Race and Migration: Ten Years After Durban
WCAR was an exciting development for the global migrant rights movement. A nongovernmental (NGO) Migrant and Refugee Caucus involved more than 70 organizations from around the world, including 25 U.S. organizations. “That caucus was extremely successful in advocating with governments to include language about migrant human rights in the Durban Declaration,” according to Carol Barton, United Methodist Women executive for community action. Some 45 paragraphs of the government document include important language about migrant rights. This document can be used nationally as a tool to hold governments accountable for commitments around racial equality, including in the area of migration policy. Yet the Durban conference was followed only three days later by the tragic events of September 11, 2001. Quickly, U.S. and global migration policy shifted from a human rights framework to that of national security. Too often “terrorist” and “migrants” were linked. Racial discrimination against migrants increased rather than decreased after the World Conference, and migrants have increasingly been criminalized. Migration enforcement and societal attitudes are often linked to race, ethnicity, national origin and religion through profiling.
16. We recognize that xenophobia against migrants, refugees and asylum-seekers constitutes one of the main sources of contemporary racism and human rights violations.
30. We affirm the urgent need to prevent, combat and eliminate all forms of trafficking in persons, in particular women and children.
38. Calls on all states to review and where necessary revise immigration policies inconsistent with international human rights instruments.
47. We reaffirm the sovereign right of each state to formulate and apply its own legal framework and policies for migration and further affirm that these policies should be consistent with applicable human rights instruments, norms and standards, and designed to ensure that they are free of racism, racial discrimination, xenophobia and related intolerance.
48. We note with concern and strongly condemn the manifestations and acts of racism, racial discrimination, xenophobia and related intolerance against migrants and the stereotypes often applied to them; reaffirm the responsibility of States to protect the human rights of migrants under their jurisdiction and reaffirm the responsibility of States to safeguard and protect migrants against illegal or violent acts, in particular acts of racial discrimination and crimes perpetrated with racist or xenophobic motivation by individuals or groups and stress the need for their fair, just and equitable treatment in society and in the workplace.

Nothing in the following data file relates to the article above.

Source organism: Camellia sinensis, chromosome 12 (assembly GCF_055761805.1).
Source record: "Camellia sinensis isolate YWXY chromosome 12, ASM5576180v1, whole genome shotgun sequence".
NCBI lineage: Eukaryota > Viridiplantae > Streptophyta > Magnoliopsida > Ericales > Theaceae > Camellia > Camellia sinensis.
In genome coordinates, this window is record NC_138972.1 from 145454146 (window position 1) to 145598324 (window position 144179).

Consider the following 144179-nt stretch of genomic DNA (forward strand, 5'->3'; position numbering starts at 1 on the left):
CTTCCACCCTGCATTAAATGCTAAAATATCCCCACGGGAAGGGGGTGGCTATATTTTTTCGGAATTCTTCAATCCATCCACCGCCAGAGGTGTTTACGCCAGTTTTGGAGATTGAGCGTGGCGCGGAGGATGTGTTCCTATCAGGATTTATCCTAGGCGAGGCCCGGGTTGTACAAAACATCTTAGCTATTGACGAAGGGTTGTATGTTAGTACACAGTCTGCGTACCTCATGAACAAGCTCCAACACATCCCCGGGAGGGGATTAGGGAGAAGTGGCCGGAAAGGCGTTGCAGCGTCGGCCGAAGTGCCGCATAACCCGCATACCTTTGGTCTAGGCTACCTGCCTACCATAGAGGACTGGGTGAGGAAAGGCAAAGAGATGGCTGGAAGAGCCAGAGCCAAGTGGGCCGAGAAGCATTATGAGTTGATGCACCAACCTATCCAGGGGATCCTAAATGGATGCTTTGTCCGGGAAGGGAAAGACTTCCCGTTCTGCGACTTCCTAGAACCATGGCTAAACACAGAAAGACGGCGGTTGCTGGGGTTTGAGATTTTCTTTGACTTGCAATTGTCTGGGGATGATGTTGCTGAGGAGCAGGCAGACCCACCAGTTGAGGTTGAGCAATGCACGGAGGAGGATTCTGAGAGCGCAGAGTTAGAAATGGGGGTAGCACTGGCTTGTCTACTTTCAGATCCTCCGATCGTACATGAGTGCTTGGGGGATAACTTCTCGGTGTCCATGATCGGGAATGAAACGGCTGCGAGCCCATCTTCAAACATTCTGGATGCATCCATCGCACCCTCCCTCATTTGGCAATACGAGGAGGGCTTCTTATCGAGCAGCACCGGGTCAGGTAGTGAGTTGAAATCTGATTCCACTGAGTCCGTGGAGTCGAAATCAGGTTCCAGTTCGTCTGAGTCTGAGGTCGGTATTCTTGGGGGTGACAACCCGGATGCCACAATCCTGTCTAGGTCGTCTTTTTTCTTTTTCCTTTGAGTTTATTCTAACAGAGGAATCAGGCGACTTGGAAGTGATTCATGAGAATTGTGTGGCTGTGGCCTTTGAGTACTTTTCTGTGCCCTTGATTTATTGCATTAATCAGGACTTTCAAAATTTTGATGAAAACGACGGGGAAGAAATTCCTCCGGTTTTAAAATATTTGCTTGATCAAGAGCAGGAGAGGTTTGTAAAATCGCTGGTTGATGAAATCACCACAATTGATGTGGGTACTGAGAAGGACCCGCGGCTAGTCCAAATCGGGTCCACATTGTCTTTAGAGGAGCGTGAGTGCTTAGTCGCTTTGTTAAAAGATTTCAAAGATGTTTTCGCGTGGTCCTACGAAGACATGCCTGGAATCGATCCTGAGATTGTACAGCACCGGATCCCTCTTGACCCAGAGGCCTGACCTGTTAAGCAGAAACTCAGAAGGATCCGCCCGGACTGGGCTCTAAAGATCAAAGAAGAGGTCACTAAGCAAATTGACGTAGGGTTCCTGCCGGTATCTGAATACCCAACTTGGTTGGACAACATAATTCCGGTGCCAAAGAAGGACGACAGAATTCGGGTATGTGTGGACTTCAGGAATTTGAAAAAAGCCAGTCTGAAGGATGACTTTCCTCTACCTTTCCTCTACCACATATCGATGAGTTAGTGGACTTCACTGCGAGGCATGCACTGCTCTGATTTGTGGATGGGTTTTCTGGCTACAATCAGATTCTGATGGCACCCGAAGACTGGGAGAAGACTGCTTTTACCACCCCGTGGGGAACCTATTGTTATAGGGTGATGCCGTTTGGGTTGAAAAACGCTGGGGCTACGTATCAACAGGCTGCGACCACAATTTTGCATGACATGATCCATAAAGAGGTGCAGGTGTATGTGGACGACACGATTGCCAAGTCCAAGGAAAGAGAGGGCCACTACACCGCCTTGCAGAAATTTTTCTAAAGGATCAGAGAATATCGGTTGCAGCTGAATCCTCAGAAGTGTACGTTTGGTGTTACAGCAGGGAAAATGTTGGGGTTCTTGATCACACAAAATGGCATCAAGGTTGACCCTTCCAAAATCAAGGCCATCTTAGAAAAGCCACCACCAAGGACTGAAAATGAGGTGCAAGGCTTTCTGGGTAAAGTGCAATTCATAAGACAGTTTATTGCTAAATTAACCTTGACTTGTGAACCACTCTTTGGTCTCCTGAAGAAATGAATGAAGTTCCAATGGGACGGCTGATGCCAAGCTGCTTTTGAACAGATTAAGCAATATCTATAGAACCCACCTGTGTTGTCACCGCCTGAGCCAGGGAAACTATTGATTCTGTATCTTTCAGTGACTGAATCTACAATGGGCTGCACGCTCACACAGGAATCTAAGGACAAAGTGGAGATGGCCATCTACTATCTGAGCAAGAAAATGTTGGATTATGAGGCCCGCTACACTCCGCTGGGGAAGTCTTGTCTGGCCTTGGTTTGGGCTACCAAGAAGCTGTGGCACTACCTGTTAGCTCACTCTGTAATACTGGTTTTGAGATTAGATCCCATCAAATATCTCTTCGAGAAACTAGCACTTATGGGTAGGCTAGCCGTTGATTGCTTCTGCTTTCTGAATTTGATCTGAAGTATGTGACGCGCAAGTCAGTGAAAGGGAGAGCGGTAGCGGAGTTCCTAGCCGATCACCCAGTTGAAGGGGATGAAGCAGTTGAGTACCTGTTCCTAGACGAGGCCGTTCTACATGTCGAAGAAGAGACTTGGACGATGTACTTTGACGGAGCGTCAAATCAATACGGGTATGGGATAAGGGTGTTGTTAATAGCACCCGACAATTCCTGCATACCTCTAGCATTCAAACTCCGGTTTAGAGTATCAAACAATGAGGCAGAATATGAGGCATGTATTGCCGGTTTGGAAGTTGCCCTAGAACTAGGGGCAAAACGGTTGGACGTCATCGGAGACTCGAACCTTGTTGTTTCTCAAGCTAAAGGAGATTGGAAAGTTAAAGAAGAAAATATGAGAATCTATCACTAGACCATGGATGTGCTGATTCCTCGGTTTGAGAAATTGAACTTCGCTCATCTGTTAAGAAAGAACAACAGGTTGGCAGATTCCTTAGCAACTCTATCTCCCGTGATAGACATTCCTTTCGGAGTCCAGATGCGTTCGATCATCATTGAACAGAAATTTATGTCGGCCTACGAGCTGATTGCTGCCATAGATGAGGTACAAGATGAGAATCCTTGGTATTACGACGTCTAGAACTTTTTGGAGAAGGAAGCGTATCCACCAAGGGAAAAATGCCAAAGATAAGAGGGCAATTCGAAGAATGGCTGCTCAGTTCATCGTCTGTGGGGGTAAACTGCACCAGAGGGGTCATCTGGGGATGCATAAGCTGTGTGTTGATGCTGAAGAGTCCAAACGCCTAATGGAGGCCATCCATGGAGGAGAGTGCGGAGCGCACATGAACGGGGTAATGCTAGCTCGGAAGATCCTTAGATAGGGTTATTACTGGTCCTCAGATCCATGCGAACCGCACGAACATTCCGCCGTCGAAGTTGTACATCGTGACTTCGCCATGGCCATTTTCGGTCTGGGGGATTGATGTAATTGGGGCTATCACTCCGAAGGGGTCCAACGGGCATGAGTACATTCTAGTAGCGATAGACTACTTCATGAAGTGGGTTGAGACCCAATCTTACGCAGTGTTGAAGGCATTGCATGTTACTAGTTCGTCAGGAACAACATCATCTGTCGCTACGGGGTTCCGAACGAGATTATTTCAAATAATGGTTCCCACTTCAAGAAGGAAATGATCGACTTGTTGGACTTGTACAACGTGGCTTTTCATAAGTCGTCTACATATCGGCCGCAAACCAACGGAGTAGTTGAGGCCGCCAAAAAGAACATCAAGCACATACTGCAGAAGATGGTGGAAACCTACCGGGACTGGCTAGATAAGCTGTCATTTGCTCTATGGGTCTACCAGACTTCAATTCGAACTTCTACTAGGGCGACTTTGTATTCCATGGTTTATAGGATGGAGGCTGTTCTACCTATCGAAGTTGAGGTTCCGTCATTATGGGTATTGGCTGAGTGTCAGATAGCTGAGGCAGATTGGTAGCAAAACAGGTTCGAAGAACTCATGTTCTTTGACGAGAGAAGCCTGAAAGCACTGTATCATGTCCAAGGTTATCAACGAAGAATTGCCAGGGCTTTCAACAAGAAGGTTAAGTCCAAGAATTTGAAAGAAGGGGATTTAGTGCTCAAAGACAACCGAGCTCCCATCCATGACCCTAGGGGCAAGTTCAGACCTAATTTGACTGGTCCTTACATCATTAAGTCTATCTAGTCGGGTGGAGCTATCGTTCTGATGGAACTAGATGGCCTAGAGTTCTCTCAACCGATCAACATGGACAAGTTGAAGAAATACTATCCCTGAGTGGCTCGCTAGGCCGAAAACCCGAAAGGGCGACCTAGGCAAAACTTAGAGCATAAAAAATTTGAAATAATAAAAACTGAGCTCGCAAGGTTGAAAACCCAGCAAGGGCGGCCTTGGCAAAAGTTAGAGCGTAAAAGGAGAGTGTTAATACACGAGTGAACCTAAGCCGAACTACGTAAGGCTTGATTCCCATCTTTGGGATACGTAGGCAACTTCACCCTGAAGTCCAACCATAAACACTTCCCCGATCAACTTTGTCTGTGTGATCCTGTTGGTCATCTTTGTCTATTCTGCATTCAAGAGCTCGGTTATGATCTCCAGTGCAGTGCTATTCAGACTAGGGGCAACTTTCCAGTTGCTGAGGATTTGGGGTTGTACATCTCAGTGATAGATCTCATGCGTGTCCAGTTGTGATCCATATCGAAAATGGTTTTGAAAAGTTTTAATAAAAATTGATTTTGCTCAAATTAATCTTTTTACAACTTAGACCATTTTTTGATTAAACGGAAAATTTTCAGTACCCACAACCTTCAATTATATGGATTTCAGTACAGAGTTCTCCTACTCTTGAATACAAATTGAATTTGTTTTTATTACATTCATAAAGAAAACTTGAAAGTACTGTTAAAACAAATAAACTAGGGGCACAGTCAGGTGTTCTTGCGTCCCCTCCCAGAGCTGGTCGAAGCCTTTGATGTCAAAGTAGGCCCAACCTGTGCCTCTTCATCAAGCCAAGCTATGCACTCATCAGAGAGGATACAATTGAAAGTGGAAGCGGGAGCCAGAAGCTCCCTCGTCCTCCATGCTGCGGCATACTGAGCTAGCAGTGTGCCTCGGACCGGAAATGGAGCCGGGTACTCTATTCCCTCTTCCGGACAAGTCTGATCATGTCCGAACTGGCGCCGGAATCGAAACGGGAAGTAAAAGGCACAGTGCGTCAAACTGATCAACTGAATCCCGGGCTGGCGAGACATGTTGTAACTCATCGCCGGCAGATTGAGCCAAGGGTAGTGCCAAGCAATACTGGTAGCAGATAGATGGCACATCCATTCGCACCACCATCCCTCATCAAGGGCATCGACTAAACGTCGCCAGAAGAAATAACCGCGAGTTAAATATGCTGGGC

51. We reaffirm the necessity of eliminating racial discrimination against migrants, including migrant workers, in relation to issues such as employment, social services, including education and health, as well as access to justice, and that their treatment must be in accordance with international human rights instruments, free from racism, racial discrimination, xenophobia and related intolerance.
“Historically, racism is integral to Western immigration policies, which have created a transnational racialized immigration hierarchy,” according to Corann Okorodudu of the Society for the Psychological Study of Social Issues and the NGO Committee on Migration. In an historical overview of this history, Ms. Okorodudu spoke of race as a factor in migration from the transatlantic slave trade to modern day trafficking of persons. Today, wealthy countries are buying whole blocks of land in Africa as they seek food security, which is displacing people from the land and forcing migration. “The system of racism in the West is pernicious and global, often cloaked in language of humanitarianism,” Ms. Okorodudu said. In a historical overview of migration policies in the United States she noted legal language that assumed Blacks to be inferior or unable to assimilate. Migration quotas in the 1920s privileged white Northern Europeans and reflected fears of an increase of Black and Brown people in the overall population. The goal of a 1920 law was explicitly to preserve the racial and ethnic makeup of the United States. Today, fears around immigration in the United States often reflect concern about the “browning of America.” Great Britain and Canada followed similar restrictive policies.
Ms. Okorodudu attributed U.S. policy changes to the strength of the Civil Rights movement in the 1960s, led by African Americans, along with independence movements in Africa. New U.S. policy passed in the same era as the Civil Rights Act abolished racial migration quotas. As a result, the racial profile of the United States began to change. More afro-decendents were able to migrate from the Caribbean and Africa. Ms. Okorodudu traced racial bias in U.S. extension of permanent residencies as well. She addressed the current reality of detention, which includes refugee and asylum-seekers in the United States and even children. Many Africans seeking asylum in the United States are detained until their case can be considered and are deported back to dangerous situations if their asylum status is not granted. Latinos are routinely swept into detention for minor infractions such as a broken headlight. “Detention is the cornerstone of the U.S. immigration policy right now. Detention centers are expanding. Far too little is known about this reality by the general public,” she said.